In the Pale Moonlight
|"In the Pale Moonlight"|
|Star Trek: Deep Space Nine episode|
|Episode no.||Season 6
|Directed by||Victor Lobl|
|Story by||Peter Allan Fields|
|Teleplay by||Michael Taylor|
|Featured music||David Bell|
|Cinematography by||Jonathan West|
|Editing by||Michael Westmore, Jr.|
|Original air date||April 15, 1998|
|Running time||45 minutes|
"In the Pale Moonlight" is the 143rd episode of the American science fiction television series Star Trek: Deep Space Nine, the 19th of the sixth season. It originally aired on April 15, 1998, in broadcast syndication.
The title comes from a saying that "in the pale moonlight" is where one dances with the devil.
Captain Benjamin Sisko (Avery Brooks), worried over events of the last two weeks, recites an entry into his personal log, the events of which are revealed in flashbacks. He says the whole matter is classified and a secret, which he cannot discuss with anyone. He explains that he realized that the only way for the Federation and its allies to win the war with the Dominion is to bring the neutral Romulans to their side. He enlists the help of former Cardassian spy Elim Garak (Andrew Robinson) to obtain Dominion plans to invade the Romulan Empire, but Garak's allies are killed before they find that information. Garak offers an alternative solution: forging a recording of Dominion officials. This would then be given to the Romulans as evidence to provoke them to war. Hesitant of the plan, but driven forward by the Dominion's recent conquest of Betazed, Sisko obtains permission from Starfleet for the plan to go ahead.
Sisko allows Garak to continue and secures the release of a forger named Grathon Tolar (Howard Shangraw) from a Klingon prison, as well as providing a large quantity of bio-mimetic gel, a rare and highly regulated material, from Dr. Julian Bashir (Alexander Siddig) to trade for an authentic data rod. Dr. Bashir only provides the gel grudgingly after being ordered to do so by Capt. Sisko and filing a formal protest, risking the exposure of the entire plan. Matters become even more complicated when Tolar attacks and injures Quark (Armin Shimerman) during an altercation. Tolar had drunkenly tried to assault one of Quark's hostesses. Quark came to the woman's aid and was stabbed as a result. Sisko buys Quark's silence with an expensive bribe and gets Odo (René Auberjonois) to drop the issue, claiming it was a sensitive matter concerning Starfleet security. Tolar creates a holographic record of a Dominion meeting between Damar (Casey Biggs) and Weyoun (Jeffrey Combs) discussing plans involving the Romulan invasion. Meanwhile, Sisko invites Vreenak (Stephen McHattie), an influential Romulan senator, to Deep Space Nine in secret. Sisko shows Vreenak the recording and gives him the data rod. The Romulan discovers that the recording as a fake in short order, after which Vreenak quickly departs the station. As Sisko prepares to face the possibility that his actions may force the Romulans to join with the Dominion once Vreenak returns to the Empire, he learns that Vreenak's ship was destroyed en route.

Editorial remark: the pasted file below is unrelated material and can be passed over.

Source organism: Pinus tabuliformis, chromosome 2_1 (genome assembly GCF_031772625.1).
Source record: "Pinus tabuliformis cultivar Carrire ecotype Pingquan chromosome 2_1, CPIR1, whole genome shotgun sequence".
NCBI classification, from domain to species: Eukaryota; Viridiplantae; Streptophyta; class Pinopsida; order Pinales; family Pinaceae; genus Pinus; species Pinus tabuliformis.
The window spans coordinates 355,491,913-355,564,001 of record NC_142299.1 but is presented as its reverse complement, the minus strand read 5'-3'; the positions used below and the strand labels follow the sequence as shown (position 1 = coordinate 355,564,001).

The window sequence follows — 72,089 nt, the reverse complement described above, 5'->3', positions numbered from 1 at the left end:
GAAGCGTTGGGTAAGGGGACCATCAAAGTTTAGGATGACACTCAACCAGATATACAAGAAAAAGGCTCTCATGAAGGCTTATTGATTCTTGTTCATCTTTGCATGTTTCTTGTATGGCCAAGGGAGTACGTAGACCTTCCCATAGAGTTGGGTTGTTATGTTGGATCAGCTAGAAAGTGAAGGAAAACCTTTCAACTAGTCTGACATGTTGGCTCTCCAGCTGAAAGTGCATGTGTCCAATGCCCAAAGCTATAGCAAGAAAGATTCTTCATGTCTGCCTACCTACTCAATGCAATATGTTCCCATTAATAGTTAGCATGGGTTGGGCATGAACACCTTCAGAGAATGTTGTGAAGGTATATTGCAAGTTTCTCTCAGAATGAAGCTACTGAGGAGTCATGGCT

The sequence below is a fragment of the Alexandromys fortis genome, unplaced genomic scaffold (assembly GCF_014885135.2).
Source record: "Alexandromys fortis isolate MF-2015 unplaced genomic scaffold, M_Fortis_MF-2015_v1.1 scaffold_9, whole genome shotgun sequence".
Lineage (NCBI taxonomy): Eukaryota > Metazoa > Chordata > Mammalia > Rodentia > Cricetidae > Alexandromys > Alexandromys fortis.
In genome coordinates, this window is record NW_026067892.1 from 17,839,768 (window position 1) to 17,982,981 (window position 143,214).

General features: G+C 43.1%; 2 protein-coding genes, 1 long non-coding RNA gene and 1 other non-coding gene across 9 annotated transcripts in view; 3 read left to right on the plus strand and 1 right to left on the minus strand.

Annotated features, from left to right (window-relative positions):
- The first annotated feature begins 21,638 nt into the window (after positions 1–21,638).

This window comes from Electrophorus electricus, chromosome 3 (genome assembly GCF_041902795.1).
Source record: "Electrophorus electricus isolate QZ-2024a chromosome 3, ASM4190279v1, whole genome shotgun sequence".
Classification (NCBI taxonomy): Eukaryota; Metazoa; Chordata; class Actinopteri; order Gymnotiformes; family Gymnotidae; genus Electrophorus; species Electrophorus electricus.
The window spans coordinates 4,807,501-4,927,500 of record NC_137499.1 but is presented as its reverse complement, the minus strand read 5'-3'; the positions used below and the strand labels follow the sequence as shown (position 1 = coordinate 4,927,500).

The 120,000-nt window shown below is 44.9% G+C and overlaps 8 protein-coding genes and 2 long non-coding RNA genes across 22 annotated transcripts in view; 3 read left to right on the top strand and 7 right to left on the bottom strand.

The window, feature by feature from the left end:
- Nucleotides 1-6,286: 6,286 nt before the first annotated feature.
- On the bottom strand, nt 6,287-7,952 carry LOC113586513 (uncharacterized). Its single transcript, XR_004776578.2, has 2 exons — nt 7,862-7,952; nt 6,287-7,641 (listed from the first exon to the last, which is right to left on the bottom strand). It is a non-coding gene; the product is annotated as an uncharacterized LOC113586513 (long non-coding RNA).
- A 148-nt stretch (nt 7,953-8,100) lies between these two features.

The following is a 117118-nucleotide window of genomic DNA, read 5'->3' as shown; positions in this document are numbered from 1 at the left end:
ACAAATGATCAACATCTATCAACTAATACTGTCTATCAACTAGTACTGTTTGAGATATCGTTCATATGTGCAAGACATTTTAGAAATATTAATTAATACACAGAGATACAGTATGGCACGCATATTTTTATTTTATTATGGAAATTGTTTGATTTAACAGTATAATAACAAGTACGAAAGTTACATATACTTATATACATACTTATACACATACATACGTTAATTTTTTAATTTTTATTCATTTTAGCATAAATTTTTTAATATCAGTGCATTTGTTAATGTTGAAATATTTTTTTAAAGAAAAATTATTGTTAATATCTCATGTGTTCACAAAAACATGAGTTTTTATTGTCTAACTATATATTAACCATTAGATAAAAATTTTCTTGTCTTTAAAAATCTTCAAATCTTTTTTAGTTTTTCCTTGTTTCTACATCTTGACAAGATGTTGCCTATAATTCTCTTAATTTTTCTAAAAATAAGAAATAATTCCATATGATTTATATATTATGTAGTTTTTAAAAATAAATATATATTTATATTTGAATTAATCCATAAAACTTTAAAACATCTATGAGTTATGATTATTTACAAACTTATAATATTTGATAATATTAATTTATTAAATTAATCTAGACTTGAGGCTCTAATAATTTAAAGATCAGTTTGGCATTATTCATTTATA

Sisko goes to Garak and assaults him. Garak admits he planted a bomb on Vreenak's ship as an assurance that his plan would work. Garak also admits he killed Tolar in order to keep his work secret. Garak maintains that when the Romulans scan the wreckage, they will find the data rod and attribute any signs of forgery to damage from the destruction. This evidence would be enough to implicate the Dominion, with Dominion protests of innocence only serving to further convince the Romulans of their guilt, as the Romulans would have done the same thing. Garak reminds Sisko that he had been included in this plan to do the things that Sisko wasn't capable of doing. Garak also states that Sisko can ease his conscience with the knowledge that the Alpha quadrant may have been saved at the cost of the life of one Romulan senator, one criminal and the self respect of one Starfleet officer, which is a bargain.